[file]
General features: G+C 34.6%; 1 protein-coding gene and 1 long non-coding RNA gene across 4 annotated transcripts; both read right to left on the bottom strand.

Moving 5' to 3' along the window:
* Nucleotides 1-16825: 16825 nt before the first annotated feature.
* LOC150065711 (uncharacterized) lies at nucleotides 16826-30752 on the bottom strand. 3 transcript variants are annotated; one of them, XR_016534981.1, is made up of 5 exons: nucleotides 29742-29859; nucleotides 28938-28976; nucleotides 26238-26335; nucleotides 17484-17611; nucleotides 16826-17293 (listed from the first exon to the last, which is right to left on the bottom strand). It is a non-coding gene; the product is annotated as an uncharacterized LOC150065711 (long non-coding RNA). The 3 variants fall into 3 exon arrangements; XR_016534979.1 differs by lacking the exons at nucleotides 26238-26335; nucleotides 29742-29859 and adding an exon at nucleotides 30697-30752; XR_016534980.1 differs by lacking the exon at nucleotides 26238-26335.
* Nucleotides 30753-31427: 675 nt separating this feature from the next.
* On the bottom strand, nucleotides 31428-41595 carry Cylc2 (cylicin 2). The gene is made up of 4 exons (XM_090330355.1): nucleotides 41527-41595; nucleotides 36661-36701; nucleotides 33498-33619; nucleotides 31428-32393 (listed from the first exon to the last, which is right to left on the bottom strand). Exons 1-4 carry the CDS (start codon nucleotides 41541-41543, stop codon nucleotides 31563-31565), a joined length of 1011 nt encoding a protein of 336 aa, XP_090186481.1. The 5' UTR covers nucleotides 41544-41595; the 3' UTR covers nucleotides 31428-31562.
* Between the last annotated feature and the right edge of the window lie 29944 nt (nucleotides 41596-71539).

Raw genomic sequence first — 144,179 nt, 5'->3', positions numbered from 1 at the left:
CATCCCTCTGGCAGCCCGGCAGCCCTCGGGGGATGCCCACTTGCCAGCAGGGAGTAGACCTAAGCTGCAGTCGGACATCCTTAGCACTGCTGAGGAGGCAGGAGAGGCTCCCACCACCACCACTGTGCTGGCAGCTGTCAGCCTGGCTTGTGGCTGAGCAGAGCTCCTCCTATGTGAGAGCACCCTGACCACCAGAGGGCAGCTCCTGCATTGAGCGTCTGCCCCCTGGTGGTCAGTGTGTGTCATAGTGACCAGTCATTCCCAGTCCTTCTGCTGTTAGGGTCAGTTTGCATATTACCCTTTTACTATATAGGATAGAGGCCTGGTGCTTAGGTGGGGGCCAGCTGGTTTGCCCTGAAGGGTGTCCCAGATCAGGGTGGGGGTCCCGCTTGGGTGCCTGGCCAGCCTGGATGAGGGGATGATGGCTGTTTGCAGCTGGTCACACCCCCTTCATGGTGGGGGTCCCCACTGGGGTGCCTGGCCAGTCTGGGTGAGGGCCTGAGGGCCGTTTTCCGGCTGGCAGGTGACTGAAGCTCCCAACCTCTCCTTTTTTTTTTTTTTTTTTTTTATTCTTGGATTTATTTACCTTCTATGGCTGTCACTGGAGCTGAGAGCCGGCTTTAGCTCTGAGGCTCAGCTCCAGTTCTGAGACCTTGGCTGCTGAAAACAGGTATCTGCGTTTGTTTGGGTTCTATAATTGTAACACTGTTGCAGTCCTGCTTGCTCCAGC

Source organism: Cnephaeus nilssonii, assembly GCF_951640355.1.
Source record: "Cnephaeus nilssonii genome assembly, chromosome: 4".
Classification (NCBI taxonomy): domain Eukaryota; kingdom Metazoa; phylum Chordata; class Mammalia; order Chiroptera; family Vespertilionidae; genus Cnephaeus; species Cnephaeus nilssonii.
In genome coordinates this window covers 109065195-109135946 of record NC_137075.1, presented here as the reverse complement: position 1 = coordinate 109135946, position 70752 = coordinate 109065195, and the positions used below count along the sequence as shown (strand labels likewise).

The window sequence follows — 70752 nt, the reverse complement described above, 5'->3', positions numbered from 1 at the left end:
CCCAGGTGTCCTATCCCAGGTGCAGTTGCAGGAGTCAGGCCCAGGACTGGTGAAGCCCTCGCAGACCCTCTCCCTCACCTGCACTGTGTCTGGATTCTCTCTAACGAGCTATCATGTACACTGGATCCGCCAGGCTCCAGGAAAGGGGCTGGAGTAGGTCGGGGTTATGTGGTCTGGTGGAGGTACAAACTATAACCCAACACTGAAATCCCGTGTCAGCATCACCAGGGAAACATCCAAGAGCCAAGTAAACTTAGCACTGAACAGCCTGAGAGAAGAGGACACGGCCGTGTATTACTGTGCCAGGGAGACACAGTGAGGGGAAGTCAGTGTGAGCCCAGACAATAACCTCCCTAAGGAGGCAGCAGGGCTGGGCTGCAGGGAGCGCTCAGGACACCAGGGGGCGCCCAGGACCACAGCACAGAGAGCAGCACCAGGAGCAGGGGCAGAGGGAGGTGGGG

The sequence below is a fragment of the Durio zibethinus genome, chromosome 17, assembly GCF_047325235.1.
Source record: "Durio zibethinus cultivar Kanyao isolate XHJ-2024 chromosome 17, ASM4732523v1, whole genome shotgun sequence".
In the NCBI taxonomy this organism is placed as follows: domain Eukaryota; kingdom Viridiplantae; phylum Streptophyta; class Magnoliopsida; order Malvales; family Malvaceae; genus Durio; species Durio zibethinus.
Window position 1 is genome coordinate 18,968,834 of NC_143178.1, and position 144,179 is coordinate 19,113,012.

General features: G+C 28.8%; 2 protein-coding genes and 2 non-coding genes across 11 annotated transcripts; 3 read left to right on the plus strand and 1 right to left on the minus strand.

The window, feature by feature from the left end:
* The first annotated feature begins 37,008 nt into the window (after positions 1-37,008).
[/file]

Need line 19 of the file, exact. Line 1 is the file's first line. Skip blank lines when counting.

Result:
Window position 1 is genome coordinate 18,968,834 of NC_143178.1, and position 144,179 is coordinate 19,113,012.